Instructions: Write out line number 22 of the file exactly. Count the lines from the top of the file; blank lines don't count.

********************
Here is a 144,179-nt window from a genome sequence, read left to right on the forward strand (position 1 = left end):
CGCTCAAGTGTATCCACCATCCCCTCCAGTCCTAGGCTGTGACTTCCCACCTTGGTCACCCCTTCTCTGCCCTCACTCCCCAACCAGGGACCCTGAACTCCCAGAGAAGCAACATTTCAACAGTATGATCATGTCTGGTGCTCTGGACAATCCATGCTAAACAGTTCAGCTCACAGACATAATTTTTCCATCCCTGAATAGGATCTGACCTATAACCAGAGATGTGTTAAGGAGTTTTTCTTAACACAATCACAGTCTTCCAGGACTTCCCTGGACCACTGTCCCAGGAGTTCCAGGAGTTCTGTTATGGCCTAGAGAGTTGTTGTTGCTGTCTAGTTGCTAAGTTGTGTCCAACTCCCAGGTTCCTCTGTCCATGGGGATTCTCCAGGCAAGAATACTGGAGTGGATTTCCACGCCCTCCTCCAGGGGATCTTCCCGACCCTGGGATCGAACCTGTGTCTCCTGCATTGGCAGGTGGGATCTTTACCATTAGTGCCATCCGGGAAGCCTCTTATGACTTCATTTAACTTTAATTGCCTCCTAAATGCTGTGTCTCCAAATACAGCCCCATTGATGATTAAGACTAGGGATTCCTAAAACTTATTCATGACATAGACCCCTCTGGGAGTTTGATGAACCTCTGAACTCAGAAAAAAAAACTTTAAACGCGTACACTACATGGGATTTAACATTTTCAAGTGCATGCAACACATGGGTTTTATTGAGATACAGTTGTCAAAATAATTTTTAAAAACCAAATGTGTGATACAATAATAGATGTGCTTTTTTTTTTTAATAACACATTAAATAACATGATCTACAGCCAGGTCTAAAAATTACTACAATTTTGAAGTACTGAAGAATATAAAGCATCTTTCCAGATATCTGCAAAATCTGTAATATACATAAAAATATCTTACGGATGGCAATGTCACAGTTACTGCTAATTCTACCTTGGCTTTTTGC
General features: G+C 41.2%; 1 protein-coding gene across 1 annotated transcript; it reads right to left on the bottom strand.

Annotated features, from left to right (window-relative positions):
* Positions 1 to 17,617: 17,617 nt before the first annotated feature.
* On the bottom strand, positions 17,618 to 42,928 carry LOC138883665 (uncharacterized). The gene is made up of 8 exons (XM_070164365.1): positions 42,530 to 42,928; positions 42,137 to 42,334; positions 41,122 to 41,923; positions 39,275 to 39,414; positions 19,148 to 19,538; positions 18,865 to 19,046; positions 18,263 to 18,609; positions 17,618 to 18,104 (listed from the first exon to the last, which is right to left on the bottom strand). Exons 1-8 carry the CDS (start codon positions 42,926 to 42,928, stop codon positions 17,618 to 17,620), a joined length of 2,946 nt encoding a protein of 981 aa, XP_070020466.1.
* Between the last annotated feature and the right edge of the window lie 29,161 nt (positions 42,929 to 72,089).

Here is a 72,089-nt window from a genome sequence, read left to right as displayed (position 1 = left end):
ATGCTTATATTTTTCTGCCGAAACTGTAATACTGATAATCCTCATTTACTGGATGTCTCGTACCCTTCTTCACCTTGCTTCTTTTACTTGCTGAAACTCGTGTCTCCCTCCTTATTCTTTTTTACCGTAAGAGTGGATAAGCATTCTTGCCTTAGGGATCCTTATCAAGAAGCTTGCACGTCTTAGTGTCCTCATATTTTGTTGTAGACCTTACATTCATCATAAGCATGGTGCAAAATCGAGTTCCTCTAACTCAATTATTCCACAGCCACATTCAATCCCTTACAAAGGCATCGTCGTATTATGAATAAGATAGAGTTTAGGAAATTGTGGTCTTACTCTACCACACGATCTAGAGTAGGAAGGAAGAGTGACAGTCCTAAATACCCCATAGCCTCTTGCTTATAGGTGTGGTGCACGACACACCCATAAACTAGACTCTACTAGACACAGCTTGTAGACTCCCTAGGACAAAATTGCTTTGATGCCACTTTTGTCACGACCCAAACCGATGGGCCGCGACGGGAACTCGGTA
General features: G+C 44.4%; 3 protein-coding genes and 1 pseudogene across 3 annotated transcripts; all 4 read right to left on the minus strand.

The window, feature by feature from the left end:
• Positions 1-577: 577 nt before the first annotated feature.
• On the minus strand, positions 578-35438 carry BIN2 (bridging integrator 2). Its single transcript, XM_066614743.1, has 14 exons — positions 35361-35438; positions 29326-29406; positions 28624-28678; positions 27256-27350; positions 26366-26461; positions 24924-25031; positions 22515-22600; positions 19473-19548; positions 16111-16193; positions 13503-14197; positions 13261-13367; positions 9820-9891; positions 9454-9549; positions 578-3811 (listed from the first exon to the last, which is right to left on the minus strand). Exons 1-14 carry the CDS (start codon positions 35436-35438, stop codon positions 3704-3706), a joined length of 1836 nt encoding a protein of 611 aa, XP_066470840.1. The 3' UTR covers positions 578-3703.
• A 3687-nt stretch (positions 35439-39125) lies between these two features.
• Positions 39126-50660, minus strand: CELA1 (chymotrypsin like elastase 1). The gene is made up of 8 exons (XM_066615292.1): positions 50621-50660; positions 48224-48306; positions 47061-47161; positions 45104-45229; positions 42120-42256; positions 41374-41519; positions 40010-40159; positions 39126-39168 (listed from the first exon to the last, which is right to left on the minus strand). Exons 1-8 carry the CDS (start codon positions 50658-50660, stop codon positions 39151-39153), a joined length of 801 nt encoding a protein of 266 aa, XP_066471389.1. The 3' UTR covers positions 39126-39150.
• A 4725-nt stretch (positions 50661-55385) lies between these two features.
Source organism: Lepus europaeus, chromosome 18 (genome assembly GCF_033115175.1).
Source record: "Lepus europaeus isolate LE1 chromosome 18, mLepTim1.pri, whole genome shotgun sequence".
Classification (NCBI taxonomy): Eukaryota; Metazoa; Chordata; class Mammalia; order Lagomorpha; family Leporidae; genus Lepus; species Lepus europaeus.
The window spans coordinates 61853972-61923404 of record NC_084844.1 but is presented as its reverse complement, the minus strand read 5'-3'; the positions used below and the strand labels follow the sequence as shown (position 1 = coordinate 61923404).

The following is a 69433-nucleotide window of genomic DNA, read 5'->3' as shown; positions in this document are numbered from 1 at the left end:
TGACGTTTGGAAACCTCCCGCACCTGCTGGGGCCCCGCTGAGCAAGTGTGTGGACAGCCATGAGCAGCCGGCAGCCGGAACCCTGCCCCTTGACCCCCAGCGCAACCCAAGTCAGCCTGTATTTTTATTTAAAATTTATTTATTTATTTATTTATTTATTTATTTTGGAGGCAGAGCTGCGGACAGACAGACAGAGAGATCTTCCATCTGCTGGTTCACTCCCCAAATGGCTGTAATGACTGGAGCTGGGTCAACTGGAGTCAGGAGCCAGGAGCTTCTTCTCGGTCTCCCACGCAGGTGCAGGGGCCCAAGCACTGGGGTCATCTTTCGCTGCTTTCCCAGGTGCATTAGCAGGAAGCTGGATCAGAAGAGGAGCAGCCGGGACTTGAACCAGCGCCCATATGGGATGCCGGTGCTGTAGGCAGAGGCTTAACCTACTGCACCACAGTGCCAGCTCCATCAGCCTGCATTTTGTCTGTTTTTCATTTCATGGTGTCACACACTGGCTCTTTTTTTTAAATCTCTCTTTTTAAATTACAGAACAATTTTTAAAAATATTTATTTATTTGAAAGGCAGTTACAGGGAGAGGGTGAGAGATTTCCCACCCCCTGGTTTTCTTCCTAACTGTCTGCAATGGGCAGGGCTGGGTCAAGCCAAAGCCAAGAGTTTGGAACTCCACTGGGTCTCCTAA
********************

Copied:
TGACGTTTGGAAACCTCCCGCACCTGCTGGGGCCCCGCTGAGCAAGTGTGTGGACAGCCATGAGCAGCCGGCAGCCGGAACCCTGCCCCTTGACCCCCAGCGCAACCCAAGTCAGCCTGTATTTTTATTTAAAATTTATTTATTTATTTATTTATTTATTTATTTTGGAGGCAGAGCTGCGGACAGACAGACAGAGAGATCTTCCATCTGCTGGTTCACTCCCCAAATGGCTGTAATGACTGGAGCTGGGTCAACTGGAGTCAGGAGCCAGGAGCTTCTTCTCGGTCTCCCACGCAGGTGCAGGGGCCCAAGCACTGGGGTCATCTTTCGCTGCTTTCCCAGGTGCATTAGCAGGAAGCTGGATCAGAAGAGGAGCAGCCGGGACTTGAACCAGCGCCCATATGGGATGCCGGTGCTGTAGGCAGAGGCTTAACCTACTGCACCACAGTGCCAGCTCCATCAGCCTGCATTTTGTCTGTTTTTCATTTCATGGTGTCACACACTGGCTCTTTTTTTTAAATCTCTCTTTTTAAATTACAGAACAATTTTTAAAAATATTTATTTATTTGAAAGGCAGTTACAGGGAGAGGGTGAGAGATTTCCCACCCCCTGGTTTTCTTCCTAACTGTCTGCAATGGGCAGGGCTGGGTCAAGCCAAAGCCAAGAGTTTGGAACTCCACTGGGTCTCCTAA